The first block is strategy. A company must take the decision to state explicitly and consistently its strategic aim to be innovative, and engage actively and relentlessly in activities that drive innovation across the company.
The second key building block to ensure innovation within a company, according to Professor Samson, is that the operating practices and resources of a firm must be geared towards qualified risk taking, as opposed to conservatism or a ‘don’t change’ attitude. The report describes how some companies worked to ensure this occurs, with for example the Indian company Tata having an annual competition known as Innovista to inspire innovation amongst its staff. Locally, Lonely Planet has ‘Innovation days’.
A third crucial building block to create innovation is measures of performance within a company. “What gets measured gets done still applies and if a company wishes to create innovation, key performance indicators related to it are a necessary ingredient,” he says.
Ensuring staff are recognised and rewarded for innovation contributions is the fourth building block towards creating innovation.
“What gets measured gets done, but what gets measured and rewarded gets done very well. Our most innovative firms have systematic ways to measure innovation effectiveness, and they recognise and reward the people who contribute.”
The final building block to cement the process of innovation within a company is to instil a culture and behaviour towards innovation. “Firms must work to ensure innovation is second nature and embedded as part of daily work and not an addendum on Friday afternoons,” he says.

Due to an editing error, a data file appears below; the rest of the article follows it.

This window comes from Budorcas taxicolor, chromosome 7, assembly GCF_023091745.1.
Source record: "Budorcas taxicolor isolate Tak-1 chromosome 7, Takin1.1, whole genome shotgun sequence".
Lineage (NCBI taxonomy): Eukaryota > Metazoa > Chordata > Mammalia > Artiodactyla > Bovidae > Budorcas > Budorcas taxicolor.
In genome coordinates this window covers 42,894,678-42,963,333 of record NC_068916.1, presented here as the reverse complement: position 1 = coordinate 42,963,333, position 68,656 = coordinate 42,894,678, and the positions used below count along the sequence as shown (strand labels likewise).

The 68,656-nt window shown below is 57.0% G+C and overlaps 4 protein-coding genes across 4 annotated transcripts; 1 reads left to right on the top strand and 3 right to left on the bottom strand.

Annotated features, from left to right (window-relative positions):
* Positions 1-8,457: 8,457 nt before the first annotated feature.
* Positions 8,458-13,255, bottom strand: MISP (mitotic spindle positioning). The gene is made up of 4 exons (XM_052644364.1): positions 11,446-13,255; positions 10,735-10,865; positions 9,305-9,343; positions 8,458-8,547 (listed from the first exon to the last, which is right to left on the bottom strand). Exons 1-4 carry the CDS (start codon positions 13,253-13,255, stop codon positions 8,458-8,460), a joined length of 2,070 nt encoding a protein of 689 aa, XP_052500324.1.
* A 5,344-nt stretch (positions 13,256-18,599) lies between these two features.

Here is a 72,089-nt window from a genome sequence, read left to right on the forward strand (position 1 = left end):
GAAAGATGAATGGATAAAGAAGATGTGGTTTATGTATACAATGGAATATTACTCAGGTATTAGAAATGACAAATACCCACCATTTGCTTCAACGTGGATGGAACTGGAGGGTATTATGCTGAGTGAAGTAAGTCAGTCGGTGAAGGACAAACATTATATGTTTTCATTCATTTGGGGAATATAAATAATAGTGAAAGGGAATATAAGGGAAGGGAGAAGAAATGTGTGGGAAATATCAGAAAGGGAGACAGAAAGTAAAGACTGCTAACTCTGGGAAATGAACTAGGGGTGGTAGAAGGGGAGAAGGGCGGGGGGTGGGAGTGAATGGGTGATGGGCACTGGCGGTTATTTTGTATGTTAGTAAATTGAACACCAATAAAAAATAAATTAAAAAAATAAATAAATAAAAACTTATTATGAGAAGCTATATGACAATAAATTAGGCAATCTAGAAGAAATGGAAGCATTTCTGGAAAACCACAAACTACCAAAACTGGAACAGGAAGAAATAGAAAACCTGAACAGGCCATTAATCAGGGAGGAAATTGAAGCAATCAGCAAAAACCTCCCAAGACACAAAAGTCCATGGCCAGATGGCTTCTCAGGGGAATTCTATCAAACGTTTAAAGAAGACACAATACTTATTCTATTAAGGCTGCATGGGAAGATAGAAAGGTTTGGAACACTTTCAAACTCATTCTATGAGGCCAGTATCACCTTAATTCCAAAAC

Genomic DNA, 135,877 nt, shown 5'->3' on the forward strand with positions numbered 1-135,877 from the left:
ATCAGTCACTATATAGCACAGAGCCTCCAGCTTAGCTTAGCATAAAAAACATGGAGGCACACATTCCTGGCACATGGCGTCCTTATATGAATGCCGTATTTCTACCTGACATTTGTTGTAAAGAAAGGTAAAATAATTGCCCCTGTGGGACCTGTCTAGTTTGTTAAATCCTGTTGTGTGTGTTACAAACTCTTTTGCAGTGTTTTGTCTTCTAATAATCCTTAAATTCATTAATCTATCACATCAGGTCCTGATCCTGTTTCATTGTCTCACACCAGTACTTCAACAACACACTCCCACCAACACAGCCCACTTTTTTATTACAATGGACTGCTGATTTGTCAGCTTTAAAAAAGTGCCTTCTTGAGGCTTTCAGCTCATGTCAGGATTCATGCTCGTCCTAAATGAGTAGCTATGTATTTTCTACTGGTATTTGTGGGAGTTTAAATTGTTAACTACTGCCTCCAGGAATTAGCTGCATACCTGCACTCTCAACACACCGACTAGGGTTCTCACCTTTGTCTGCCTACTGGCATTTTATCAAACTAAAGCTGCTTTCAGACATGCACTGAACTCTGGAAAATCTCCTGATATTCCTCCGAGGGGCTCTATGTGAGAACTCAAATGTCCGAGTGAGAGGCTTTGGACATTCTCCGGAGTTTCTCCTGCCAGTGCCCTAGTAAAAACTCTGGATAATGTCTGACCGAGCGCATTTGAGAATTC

Professor Samson’s report cited the Minneapolis-based food manufacturer, General Mills, as one company which worked hard to ensure this outcome. It sent several employees to observe and learn from the fast changeovers applied in the pits at NASCAR races, which could then be taken away and applied to their production lines. Within months they had reduced changeover time on their production lines from three hours to 13 minutes. Innovation can be as much about process improvements and cost reductions as it is about new offerings to the market.
In addition to analysing these five crucial building blocks of innovation, Professor Samson’s report identified ten innovative Australian based companies, both foreign and locally owned, and varied in types and sizes, that spanned radically different industries such as tourism, car manufacturing, electronics, textiles, computers and mining.
“We carefully selected a group of companies which were substantial and successful innovators to take part in the study,” Professor Samson says. Interviews were conducted with senior executives in each company and analysis was undertaken to determine the underlying principles common to these effective innovators.
Through this work twenty principles of innovation were ascertained.
“From the companies we studied, we found that although they differed very much in size and structure, industry, and product or service offerings, deep down there were some common success factors. These were deep principles, not only of innovation, but also of the capability to successfully implement a series of innovations. I call it Systematic Innovation Capability.”
One of the salient principles in the twenty identified in the report is that of leadership. Strong, determined, energetic and dynamic leadership was a common feature of all the ten companies studied, and was one of the most important principles identified. Without the right leadership, the researchers found that resources would not be allocated or focused on innovation, measures would not be right, and so firm-wide innovation behaviour would not be in place.